With the start of the Chinese Year of the Snake, the place of Mandarin teaching in the UK has come into focus.
The new primary curriculum, which is due to be introduced in 2014, will require children to learn at least one of seven languages from the age of 7.
Mandarin is included in the list, but a survey from the British Council warns of a focus on European languages in many schools and a lack of Mandarin teachers in the country.
In a poll commissioned by the British Council and the HSBC banking corporation, only 3 per cent of primary and 9 per cent of secondary teachers said their schools offer Mandarin Chinese lessons. Two per cent said their schools have stopped teaching Mandarin and only 1 per cent are planning to start.
But the British Council has published a report with Think Global showing that UK employers value international skills highly and want schools to do more to give children an international outlook that will help trade with China in the future.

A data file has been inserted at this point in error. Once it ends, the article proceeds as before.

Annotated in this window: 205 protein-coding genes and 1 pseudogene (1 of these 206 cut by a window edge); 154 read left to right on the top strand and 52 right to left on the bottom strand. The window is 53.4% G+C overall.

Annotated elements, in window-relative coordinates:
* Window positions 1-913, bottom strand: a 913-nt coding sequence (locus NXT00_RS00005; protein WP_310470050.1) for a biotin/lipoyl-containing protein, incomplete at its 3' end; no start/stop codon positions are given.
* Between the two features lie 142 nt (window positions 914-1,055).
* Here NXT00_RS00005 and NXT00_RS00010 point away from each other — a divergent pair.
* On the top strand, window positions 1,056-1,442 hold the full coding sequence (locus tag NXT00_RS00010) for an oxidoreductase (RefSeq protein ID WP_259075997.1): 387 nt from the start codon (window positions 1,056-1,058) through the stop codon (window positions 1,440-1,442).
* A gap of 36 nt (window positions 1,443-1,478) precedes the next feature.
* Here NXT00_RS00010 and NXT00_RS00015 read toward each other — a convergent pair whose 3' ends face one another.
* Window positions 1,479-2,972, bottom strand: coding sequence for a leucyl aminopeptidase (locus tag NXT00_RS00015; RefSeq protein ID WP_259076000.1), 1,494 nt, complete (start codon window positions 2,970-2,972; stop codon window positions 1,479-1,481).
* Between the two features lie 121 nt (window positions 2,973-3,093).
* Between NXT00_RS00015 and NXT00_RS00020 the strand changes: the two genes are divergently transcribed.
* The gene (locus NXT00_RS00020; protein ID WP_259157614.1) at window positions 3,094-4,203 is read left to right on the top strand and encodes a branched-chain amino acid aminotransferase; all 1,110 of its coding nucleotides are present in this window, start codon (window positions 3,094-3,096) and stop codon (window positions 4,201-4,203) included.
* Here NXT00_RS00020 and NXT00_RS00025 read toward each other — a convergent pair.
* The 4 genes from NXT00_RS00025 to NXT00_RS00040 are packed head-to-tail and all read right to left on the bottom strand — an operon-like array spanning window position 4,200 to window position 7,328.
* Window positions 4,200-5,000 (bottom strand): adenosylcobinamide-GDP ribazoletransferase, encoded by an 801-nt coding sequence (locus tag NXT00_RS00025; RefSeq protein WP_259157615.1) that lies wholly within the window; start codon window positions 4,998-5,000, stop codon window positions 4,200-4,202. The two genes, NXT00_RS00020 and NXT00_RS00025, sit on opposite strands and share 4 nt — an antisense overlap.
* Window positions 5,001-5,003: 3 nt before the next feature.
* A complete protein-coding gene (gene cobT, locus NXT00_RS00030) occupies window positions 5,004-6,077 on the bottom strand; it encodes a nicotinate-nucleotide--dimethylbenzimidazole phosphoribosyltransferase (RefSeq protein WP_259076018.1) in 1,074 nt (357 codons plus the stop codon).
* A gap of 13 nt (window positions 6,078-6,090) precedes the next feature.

See also pages 14-15
GCSE entries in Mandarin 20102012
2010 - 3,650
2012 - 2,541
GCSE entries in 2012
Welsh as a second language: 9,743
93% of businesses think it is important for schools to help young people develop the ability to think globally.
80% think schools should be doing more; only 2% think they should be doing less.